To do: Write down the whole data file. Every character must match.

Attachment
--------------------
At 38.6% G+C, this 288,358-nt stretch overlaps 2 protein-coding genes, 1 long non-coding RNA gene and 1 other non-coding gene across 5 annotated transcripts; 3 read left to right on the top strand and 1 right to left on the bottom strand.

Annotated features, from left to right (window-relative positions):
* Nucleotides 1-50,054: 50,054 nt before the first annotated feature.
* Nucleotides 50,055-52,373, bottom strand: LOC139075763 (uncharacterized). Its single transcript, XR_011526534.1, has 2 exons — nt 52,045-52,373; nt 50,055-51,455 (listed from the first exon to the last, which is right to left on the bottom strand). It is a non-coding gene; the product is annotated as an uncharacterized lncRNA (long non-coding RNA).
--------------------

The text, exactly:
At 38.6% G+C, this 288,358-nt stretch overlaps 2 protein-coding genes, 1 long non-coding RNA gene and 1 other non-coding gene across 5 annotated transcripts; 3 read left to right on the top strand and 1 right to left on the bottom strand.

Annotated features, from left to right (window-relative positions):
* Nucleotides 1-50,054: 50,054 nt before the first annotated feature.
* Nucleotides 50,055-52,373, bottom strand: LOC139075763 (uncharacterized). Its single transcript, XR_011526534.1, has 2 exons — nt 52,045-52,373; nt 50,055-51,455 (listed from the first exon to the last, which is right to left on the bottom strand). It is a non-coding gene; the product is annotated as an uncharacterized lncRNA (long non-coding RNA).